3 Things You Should NOT Do with Your NaNoWriMo Novel

The end of November is fast approaching, and with it comes the end of NaNoWriMo. The blog posts I’ve read this month have been filled with frenzied accounts of growing word counts and even some samples of WIPs, and for anyone who isn’t participating, November can make you feel like the kid who nobody wants on their team.3 Things You Should NOT Do with Your NaNoWriMo Novel

I’m an outsider.

No, I didn’t participate in NaNoWriMo this year. But I’ve been right there in spirit, and I hope my comments on some of your blogs have been helpful. (That Week 2 slump is a killer, isn’t it?)

But the end is in sight, and those of you who will “win” NaNo are already intoxicated by the sweet smell of success.

Those who won’t make it have nonetheless learned some valuable lessons about writing, yourself, and your approach to writing—so truly, there is no such thing as NOT winning NaNoWriMo because whether you make that 50,000 word count or not, you’re a better writer now than you were a month ago.

By the way, I agree with Chuck Wendig’s comments about the language of NaNoWriMo, specifically “winning” and “losing.”

This isn’t a game of Monopoly, after all. It’s not a race in which one competes.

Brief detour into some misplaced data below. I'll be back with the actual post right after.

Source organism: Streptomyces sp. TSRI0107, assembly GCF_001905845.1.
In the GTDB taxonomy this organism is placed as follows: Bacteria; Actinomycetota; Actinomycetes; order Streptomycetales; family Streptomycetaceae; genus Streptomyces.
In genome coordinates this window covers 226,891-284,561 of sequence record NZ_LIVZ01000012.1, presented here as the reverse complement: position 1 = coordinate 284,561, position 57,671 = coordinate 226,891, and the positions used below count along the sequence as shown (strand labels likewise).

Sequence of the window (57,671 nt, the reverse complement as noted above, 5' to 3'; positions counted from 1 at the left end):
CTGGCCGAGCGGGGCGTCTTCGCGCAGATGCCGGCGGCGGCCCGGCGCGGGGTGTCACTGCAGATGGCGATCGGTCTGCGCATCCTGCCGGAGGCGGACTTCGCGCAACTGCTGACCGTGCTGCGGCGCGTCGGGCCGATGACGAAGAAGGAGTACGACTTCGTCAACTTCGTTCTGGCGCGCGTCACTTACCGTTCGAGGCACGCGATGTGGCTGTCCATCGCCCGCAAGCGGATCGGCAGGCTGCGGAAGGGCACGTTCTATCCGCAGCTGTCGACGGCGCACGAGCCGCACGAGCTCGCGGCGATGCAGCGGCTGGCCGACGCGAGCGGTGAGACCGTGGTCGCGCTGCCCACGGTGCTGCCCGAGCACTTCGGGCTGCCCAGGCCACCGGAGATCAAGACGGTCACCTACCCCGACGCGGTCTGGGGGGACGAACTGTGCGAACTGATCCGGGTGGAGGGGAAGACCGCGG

It’s writing a book. If you finish your book on December 1st, or January 3rd or May 15th, you still won. Because HOLY SHIT YOU FINISHED A NOVEL.

The goal is to write a book whether it takes you one month or one year—failing to complete 50,000 words in a month that contains Thanksgiving and the ramp up to Christmas should never be regarded as a loser move.”

3 Things You Should NOT Do with Your #NaNoWriMo Novel Click To Tweet

So whether you’ve already finished your first draft or you expect to do so sometime in 2015, here are three things you shouldn’t do when you cross the finish line:

1.   Don’t throw anything away.

Is your 50,000 word first draft ready for publication? Of course not—but neither should it be deleted from your hard drive. Yes, there are allegedly writers who do that, but please do NOT become one of them.

Even if you’re a writer who believes the act of putting your butt in a seat for 30 days and churning out the bones of a novel is enough of a reward without having to ever read what you wrote, please believe that you’ve written some gems.

Okay, maybe you’ll delete some—or most—of those 50,000 words, but save them in a separate folder. In a month or two you may reread a well-turned phrase you’d forgotten about and will have a brainstorm for an entirely new scene . . . or character . . . or novel!